From the ‘early modern’ period to the present moment, the United States has consistently been associated with notions of modernization and modernity. Nevertheless, ideas of what is considered modern change over time, in accordance with a respective historical context’s understanding of the ‘old’ or ‘ancient.’ And although any period in US history is (self-)stylized as modern, the discourse of modernity culminates particularly at the beginning of the twentieth century, when fundamental categories and concepts of spatial, temporal, and moral orientation were redefined.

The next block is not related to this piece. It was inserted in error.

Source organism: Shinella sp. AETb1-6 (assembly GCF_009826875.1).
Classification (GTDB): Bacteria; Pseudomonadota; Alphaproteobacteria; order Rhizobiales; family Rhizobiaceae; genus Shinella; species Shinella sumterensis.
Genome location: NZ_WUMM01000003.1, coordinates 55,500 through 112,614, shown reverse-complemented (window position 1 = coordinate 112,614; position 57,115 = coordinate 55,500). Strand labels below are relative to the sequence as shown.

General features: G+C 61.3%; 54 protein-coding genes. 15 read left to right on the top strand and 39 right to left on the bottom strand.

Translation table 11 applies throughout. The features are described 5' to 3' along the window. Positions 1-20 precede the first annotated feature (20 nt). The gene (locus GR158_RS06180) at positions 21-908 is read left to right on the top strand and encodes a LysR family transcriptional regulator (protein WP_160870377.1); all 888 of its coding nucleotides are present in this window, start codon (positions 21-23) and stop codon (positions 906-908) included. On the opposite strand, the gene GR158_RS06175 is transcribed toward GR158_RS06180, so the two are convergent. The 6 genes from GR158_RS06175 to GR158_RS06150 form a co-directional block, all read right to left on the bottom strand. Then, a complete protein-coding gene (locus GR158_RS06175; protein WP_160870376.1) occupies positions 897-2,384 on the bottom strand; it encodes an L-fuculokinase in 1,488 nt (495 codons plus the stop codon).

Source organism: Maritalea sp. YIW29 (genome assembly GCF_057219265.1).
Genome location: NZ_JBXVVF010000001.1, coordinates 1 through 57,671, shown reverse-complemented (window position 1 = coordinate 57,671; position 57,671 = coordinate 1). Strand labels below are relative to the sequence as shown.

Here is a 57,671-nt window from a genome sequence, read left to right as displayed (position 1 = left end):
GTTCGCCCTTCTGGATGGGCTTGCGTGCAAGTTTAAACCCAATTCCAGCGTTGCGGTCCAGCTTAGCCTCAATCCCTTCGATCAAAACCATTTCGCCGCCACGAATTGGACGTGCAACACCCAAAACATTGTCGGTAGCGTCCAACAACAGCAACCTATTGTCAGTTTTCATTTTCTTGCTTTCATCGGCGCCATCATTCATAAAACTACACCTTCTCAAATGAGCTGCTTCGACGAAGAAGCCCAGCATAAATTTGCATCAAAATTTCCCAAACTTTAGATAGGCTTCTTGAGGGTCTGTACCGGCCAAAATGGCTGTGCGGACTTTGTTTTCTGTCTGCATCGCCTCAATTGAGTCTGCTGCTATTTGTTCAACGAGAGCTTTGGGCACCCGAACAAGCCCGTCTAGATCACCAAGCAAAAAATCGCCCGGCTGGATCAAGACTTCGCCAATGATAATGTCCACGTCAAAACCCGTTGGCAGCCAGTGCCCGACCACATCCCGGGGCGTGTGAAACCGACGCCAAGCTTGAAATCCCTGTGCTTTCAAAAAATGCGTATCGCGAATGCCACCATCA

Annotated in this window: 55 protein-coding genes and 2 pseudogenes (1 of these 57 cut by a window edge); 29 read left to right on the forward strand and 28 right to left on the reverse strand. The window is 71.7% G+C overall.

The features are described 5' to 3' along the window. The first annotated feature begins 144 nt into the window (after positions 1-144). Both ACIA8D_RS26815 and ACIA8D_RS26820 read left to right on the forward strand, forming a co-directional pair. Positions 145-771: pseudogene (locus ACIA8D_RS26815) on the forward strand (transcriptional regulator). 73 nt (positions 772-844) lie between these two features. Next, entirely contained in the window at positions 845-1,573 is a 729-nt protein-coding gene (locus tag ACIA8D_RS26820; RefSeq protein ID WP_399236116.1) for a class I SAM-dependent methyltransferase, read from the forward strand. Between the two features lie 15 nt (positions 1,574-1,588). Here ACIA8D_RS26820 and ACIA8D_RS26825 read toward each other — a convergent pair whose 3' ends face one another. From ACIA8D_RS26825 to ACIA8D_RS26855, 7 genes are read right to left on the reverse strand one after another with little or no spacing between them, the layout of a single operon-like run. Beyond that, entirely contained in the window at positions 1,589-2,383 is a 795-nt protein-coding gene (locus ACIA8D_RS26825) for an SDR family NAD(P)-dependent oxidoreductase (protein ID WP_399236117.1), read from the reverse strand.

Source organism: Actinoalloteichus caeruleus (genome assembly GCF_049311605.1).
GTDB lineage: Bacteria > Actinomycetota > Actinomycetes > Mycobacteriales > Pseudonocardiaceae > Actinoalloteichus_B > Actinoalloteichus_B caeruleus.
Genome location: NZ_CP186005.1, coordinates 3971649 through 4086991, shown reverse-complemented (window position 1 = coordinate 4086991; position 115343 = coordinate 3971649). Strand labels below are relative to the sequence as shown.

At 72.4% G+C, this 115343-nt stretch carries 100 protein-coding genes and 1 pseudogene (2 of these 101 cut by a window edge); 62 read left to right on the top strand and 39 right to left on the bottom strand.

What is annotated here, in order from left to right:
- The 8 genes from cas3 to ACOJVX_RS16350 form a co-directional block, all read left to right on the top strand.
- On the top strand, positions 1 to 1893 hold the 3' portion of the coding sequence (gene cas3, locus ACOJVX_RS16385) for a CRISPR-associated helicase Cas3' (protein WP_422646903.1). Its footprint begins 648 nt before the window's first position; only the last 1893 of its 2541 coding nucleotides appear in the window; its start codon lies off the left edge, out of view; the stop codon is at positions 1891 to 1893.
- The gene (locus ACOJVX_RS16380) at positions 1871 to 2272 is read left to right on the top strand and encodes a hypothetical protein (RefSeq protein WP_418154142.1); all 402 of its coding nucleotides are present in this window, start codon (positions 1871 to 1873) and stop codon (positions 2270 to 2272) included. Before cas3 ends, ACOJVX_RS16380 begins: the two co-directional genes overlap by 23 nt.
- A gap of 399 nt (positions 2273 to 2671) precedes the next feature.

This volume combines two lines of inquiry: it brings together new assessments of turn-of-the-century modernity in diverse formats such as literature, film, and stage performances and it offers investigations of modernity and modernization in other eras and media, including depression-era documentaries, the 1940 and 1964 World’s Fairs, twenty-first-century computer games, and augmented reality art projects.